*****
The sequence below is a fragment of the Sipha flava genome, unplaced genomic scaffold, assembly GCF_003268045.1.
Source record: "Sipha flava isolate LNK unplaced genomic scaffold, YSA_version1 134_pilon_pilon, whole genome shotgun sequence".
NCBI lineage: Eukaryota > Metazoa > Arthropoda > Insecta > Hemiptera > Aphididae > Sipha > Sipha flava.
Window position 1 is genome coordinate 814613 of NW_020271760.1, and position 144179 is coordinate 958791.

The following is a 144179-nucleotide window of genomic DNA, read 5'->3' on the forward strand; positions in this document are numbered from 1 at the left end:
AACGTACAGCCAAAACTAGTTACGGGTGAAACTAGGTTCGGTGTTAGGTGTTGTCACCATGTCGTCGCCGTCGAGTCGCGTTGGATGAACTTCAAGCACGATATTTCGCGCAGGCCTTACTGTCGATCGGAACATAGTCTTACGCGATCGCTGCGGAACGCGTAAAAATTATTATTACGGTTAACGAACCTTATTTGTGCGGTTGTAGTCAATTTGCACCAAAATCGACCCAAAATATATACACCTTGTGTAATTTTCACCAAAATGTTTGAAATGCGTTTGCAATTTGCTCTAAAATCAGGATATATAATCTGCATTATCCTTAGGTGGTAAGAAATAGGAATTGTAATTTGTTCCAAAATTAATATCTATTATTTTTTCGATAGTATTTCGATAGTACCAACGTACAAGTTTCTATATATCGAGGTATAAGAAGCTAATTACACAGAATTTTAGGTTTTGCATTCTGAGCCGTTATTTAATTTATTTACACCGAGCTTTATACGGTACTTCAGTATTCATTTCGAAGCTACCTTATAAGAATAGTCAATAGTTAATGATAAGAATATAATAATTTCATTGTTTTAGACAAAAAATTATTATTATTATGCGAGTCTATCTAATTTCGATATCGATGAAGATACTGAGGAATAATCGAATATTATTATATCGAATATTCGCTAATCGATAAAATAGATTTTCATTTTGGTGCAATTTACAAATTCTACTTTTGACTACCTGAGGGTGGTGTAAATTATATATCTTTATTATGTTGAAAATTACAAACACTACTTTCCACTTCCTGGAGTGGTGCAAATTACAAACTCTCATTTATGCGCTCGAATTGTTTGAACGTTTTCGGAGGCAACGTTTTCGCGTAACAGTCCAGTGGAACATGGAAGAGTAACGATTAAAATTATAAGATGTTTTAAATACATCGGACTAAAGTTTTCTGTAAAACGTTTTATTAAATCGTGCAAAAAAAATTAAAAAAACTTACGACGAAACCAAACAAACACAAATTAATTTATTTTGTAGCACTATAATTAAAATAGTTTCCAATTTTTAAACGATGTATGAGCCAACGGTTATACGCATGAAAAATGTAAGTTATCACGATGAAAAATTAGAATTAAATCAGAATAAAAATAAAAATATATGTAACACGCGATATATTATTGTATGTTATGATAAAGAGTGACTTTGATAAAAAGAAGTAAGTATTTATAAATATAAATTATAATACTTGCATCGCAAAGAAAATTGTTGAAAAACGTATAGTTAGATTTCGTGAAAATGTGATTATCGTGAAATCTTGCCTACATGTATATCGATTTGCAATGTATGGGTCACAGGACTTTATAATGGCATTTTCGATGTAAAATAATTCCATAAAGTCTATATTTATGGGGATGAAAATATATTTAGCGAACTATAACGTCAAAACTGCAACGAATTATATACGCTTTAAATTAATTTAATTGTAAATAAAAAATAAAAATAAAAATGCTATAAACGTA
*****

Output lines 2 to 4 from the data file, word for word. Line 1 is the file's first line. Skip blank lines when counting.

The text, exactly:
Source record: "Sipha flava isolate LNK unplaced genomic scaffold, YSA_version1 134_pilon_pilon, whole genome shotgun sequence".
NCBI lineage: Eukaryota > Metazoa > Arthropoda > Insecta > Hemiptera > Aphididae > Sipha > Sipha flava.
Window position 1 is genome coordinate 814613 of NW_020271760.1, and position 144179 is coordinate 958791.